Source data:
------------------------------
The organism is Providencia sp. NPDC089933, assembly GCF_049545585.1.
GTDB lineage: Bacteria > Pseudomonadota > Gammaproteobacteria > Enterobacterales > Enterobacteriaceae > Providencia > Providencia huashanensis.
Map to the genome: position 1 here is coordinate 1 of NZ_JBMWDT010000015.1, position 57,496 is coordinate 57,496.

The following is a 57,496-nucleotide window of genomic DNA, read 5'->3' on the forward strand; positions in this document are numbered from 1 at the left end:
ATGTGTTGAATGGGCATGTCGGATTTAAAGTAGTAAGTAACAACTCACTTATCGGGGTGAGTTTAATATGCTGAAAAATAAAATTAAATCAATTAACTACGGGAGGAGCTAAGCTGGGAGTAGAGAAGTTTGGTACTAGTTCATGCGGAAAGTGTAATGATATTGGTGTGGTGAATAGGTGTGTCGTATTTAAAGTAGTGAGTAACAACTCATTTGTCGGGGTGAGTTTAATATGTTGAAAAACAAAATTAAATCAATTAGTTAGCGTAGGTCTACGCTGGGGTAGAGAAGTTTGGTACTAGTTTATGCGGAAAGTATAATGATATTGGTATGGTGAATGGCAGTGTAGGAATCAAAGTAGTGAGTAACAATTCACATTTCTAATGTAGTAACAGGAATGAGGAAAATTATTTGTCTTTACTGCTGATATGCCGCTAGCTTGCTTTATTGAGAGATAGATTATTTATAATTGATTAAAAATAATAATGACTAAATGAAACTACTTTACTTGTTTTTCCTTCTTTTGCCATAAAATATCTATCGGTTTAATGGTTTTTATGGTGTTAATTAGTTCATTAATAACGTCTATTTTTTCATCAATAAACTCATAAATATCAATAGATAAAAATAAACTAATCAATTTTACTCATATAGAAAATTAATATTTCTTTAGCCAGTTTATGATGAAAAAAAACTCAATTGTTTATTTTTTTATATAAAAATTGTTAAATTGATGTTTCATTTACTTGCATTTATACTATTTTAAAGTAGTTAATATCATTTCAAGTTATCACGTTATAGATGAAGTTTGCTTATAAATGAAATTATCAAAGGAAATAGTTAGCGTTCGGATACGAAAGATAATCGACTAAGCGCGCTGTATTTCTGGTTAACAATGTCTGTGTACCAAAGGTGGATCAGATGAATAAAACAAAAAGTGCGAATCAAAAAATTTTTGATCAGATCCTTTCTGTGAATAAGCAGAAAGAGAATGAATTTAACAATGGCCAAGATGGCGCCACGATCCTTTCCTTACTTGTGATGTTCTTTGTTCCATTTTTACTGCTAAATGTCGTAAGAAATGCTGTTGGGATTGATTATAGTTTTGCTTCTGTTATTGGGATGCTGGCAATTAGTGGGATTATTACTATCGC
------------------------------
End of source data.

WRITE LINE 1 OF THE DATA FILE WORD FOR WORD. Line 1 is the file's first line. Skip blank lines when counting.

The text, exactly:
The organism is Providencia sp. NPDC089933, assembly GCF_049545585.1.